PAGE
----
“The spate of violence in South African schools have urged the Council of Education Ministers (CEM) to explore ways to enhance school safety across all nine provinces,” said Basic Education Minister, Mrs Angie Motshekga, during a media briefing held at the Department of Basic Education (DBE) in Pretoria on 17 September 2018.
Minister Motshekga hosted a media briefing to inform the nation on the developments in the Education Sector, including the state of readiness for the upcoming National Senior Certificate (NSC) Examinations; the Second Chance Matric Programme; the introduction of Kiswahili as an optional language for learners; the rolling out of Marine Sciences as an addition to the curriculum; and an initiative with the Department of Home Affairs to ensure that learners are correctly documented.
Parents are key education stakeholders who can assist the Sector to deal with social ills manifesting within the learning environment. The Minister appealed to parents to be more involved in the lives of their children and encourage them to stay away from any criminal activity.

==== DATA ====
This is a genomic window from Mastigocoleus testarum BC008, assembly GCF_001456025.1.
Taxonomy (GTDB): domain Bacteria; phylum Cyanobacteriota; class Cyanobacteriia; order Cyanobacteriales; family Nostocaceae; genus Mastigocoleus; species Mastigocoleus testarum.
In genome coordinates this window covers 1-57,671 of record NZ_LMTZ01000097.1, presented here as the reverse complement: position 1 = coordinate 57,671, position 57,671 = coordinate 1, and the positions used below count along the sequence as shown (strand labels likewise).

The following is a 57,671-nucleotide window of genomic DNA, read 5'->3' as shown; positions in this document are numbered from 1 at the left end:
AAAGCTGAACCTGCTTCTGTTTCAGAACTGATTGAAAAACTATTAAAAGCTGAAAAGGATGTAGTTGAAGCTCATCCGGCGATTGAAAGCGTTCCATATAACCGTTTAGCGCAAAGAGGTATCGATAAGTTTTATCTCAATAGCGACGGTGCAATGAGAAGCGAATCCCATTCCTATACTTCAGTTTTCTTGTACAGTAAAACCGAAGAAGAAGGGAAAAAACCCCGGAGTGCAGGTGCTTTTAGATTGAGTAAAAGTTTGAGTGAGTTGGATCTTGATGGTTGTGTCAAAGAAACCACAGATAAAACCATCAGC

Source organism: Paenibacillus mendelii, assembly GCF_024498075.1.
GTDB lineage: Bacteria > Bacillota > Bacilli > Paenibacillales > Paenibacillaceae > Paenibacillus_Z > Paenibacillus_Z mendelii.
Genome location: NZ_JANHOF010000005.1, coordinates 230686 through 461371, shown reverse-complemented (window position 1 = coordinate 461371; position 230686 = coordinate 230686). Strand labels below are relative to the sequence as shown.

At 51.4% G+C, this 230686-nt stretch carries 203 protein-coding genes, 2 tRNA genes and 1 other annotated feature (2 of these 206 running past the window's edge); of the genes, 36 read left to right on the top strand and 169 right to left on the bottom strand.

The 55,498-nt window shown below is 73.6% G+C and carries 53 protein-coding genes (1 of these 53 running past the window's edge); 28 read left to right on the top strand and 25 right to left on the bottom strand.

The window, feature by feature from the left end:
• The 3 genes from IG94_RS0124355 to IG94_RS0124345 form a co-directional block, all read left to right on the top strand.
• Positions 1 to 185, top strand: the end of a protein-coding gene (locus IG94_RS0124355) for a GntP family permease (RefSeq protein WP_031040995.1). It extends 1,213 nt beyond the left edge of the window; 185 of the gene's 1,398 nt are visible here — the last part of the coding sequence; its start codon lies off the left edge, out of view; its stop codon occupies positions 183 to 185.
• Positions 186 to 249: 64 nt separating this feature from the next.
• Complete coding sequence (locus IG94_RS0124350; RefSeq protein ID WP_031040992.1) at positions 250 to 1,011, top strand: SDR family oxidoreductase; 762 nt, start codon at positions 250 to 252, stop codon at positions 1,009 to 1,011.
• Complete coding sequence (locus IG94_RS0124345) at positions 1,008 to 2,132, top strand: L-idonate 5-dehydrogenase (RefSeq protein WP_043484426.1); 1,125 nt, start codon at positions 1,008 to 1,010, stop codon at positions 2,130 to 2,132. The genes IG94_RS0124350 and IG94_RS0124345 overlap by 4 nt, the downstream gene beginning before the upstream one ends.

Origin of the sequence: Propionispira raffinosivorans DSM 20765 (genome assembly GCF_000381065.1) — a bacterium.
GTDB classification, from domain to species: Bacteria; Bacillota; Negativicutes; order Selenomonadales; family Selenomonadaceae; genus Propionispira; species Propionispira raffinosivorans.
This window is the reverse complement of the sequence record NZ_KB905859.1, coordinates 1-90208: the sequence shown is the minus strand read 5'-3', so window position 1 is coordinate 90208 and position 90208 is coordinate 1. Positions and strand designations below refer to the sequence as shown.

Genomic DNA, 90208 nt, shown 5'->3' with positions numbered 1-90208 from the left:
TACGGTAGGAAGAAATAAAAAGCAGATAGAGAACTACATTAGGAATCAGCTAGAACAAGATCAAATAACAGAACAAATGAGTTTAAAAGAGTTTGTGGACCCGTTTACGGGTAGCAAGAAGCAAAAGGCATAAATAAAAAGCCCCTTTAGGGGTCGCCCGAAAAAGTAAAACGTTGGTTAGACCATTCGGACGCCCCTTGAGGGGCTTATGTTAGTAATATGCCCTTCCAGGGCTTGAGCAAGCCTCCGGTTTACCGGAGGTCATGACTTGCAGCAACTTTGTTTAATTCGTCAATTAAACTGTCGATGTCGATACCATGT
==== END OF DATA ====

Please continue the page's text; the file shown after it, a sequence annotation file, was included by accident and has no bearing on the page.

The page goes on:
In strengthening school safety, the CEM was in agreement that the Sector will need to collaborate with organised labour, school communities, law enforcement organisations and the Department of Social Development to prioritise learner safety.
In her statement, Minister Motshekga indicated that more than 18,000 schools have been paired with police stations as part of a protocol between the South African Police Service (SAPS) and the DBE. “However, we need to ramp up activities between the two entities to ensure greater success. Schools operate within communities, and are often a reflection of the community and the social ills that are found within these communities. We need support from all education partners,” said Minister Motshekga.
In reaction to the recent abductions, which took place in the Western Cape and KwaZulu-Natal Provinces, Minister Motshekga said: “Parents need to be vigilant when dropping off and fetching learners to and from schools. It was reported that there had been three confirmed abductions in the Western Cape Province - all of whom were found and returned to their families. Another unfortunate abduction resulted in the death of a learner. There have also been an additional 16 reports of attempted abductions in the Western Cape Province. In addition to the above, there was also the highly publicised and tragic incident regarding the abduction and murder of Miguel Louw in the KwaZulu-Natal Province. The DBE will be hosting a symposium with SAPS and parents to explore ways to work together to ensure learner safety”.
Click on the below link for the full statement: